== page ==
It almost seems quaint and cliché in this day of seemingly instantaneous worldwide connections to say that music is a universal language capable of breaking down barriers and building friendship and understanding among people. But when you think about it, a good reason why it’s become cliché is because it is still fundamentally true.
Take the eponymous debut disc of Burning Gums, a “new” jazz trio comprised of players whose individual accomplishments read like a lifetime of playing every single style of music the world has ever known. First, there’s Ron Jackson, a guitarist, composer and arranger who’s currently based out of New York but has performed with artists as diverse as Taj Mahal, Cissy Houston, Rufus Reid, Larry Coryell, David Krakauer’s Klezmer Madness, the Boys Choir of Harlem and Little Anthony and the Imperials, just to name a few. And literally, it is just a few of the many music icons he’s worked with.
Then you’ve got Norbert Marius, a bassist from Hungary who’s studied at the Bela Bartok Jazz Conservatory in Budapest and has played with the likes of Melba Moore, the Fifth Dimension, Arturo Tappin and Mister Mister’s John Lang.
Finally, add Japan’s Matsuura Hiroyuki on drums and percussion, who has worked with jazz greats like Marc Cary, hip-hop stars The Roots, reggae legend Milton Henry and even the Ivory Coast’s Sekouba Diakite.
Actually, to list all the musicians and musical styles of each of these three accomplished players would take more than a dozen pages! But the cool thing is that you can hear how it all comes together on their debut CD.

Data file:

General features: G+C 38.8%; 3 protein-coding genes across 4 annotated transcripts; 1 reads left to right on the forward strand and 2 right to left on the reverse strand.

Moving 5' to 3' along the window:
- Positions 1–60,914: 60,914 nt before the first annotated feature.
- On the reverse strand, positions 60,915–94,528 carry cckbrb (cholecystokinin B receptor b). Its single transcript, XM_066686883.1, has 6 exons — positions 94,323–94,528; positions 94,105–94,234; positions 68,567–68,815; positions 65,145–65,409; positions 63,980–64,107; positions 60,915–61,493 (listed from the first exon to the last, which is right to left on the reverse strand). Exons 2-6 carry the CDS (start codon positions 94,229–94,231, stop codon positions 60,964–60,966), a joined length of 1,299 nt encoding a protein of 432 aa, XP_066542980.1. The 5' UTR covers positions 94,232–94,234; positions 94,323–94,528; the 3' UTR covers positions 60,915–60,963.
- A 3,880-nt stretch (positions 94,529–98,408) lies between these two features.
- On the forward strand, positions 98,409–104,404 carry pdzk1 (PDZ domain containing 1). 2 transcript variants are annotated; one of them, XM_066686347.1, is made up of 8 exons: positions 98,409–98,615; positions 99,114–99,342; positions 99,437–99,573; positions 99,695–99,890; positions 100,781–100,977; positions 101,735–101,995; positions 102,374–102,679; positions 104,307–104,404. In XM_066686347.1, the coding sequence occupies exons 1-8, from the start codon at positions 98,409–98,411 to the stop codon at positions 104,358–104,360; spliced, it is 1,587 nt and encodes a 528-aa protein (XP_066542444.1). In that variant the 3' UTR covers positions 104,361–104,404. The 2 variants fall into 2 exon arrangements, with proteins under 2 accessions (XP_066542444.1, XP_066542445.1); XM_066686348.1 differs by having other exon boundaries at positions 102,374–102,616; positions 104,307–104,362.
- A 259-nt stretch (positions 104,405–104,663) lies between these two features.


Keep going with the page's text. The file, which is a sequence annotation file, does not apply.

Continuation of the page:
Burning Gums kicks off with Norbert Marius’ “Samba de Queijo,” a classic take on a classic style which gives each member of the band a chance to shine and only hints at the delights to come. Jackson’s following offering, “Excerpt of Tina III” might remind you a bit of Weather Report, especially in the exciting interplay between guitar and bass.
Things then get downright funky with Marius’ arrangement of Benny Golson’s “Killer Joe,” and then breathtakingly beautiful with “Sacred Love,” which while written by Jackson, demonstrates how each member of the group feeds off of and then gives back to the others. The interweaving of the drums and bass under the guitar provides a tangible energy.
And it gets truly great with “Going Bush,” a percolating Afro-Caribbean tune of Jackson’s that is so infectious that you can’t not get up and dance to it. It is so light and delightful and ends far too quickly.
The trio then pay tribute to Miles Davis with a Marius arrangement of “So What,” complete with hauntingly melodic guitar, amazing grooving bass and compelling (and propelling) drums.
Two more pieces of Marius follow – first “Mangrove DoReMi” an evocative piece where the bass sets the stage with a wonderfully melodic line, played against chirping birds. I know that sounds a bit silly but it truly works! The angular guitar creates an arresting counterpoint to the bass while the drums lock everyone and everything – musician and birds – together. The second piece, a sort of bebop bossa nova called “Madras Parallel features a wonderful solo from Matsuura.
The CD concludes with Jackson’s “Park Slope,” an eerie and moving piece that seems to walk you right down the streets of New York. As you tag along with the band you shift from the strange to the delightful, occasionally stopping to examine an interesting shadow or alleyway before moving on again.
Burning Gums, like all good albums, will present something new to you with each listen. And you’ll keep going back to find more.